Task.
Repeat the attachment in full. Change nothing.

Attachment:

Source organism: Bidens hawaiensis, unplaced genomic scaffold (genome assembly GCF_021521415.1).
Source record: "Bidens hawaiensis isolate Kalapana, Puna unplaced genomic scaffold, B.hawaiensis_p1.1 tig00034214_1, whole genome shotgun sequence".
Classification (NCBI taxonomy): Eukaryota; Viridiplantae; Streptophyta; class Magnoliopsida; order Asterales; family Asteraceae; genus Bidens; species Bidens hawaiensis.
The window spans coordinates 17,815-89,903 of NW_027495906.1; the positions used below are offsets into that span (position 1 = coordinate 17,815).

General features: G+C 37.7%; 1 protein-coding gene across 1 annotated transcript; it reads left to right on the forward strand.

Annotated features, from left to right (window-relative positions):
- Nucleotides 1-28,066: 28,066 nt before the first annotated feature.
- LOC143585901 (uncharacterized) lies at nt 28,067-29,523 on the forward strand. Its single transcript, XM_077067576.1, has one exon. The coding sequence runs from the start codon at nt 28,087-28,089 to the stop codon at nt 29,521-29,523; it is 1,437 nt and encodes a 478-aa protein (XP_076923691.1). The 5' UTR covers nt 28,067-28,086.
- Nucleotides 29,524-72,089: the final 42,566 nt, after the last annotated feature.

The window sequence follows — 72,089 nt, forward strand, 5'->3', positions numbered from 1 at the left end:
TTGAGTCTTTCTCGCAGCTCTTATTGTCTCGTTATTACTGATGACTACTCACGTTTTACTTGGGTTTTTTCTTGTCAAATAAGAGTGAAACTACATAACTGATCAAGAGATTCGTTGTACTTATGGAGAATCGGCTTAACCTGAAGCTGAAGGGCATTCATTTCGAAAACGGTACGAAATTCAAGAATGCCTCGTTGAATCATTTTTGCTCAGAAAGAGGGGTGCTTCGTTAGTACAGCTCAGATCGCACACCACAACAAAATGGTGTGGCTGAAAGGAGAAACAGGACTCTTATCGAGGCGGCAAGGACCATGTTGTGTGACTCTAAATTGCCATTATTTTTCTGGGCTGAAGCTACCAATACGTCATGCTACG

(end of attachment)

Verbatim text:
Source organism: Bidens hawaiensis, unplaced genomic scaffold (genome assembly GCF_021521415.1).
Source record: "Bidens hawaiensis isolate Kalapana, Puna unplaced genomic scaffold, B.hawaiensis_p1.1 tig00034214_1, whole genome shotgun sequence".
Classification (NCBI taxonomy): Eukaryota; Viridiplantae; Streptophyta; class Magnoliopsida; order Asterales; family Asteraceae; genus Bidens; species Bidens hawaiensis.
The window spans coordinates 17,815-89,903 of NW_027495906.1; the positions used below are offsets into that span (position 1 = coordinate 17,815).

General features: G+C 37.7%; 1 protein-coding gene across 1 annotated transcript; it reads left to right on the forward strand.

Annotated features, from left to right (window-relative positions):
- Nucleotides 1-28,066: 28,066 nt before the first annotated feature.
- LOC143585901 (uncharacterized) lies at nt 28,067-29,523 on the forward strand. Its single transcript, XM_077067576.1, has one exon. The coding sequence runs from the start codon at nt 28,087-28,089 to the stop codon at nt 29,521-29,523; it is 1,437 nt and encodes a 478-aa protein (XP_076923691.1). The 5' UTR covers nt 28,067-28,086.
- Nucleotides 29,524-72,089: the final 42,566 nt, after the last annotated feature.

The window sequence follows — 72,089 nt, forward strand, 5'->3', positions numbered from 1 at the left end:
TTGAGTCTTTCTCGCAGCTCTTATTGTCTCGTTATTACTGATGACTACTCACGTTTTACTTGGGTTTTTTCTTGTCAAATAAGAGTGAAACTACATAACTGATCAAGAGATTCGTTGTACTTATGGAGAATCGGCTTAACCTGAAGCTGAAGGGCATTCATTTCGAAAACGGTACGAAATTCAAGAATGCCTCGTTGAATCATTTTTGCTCAGAAAGAGGGGTGCTTCGTTAGTACAGCTCAGATCGCACACCACAACAAAATGGTGTGGCTGAAAGGAGAAACAGGACTCTTATCGAGGCGGCAAGGACCATGTTGTGTGACTCTAAATTGCCATTATTTTTCTGGGCTGAAGCTACCAATACGTCATGCTACG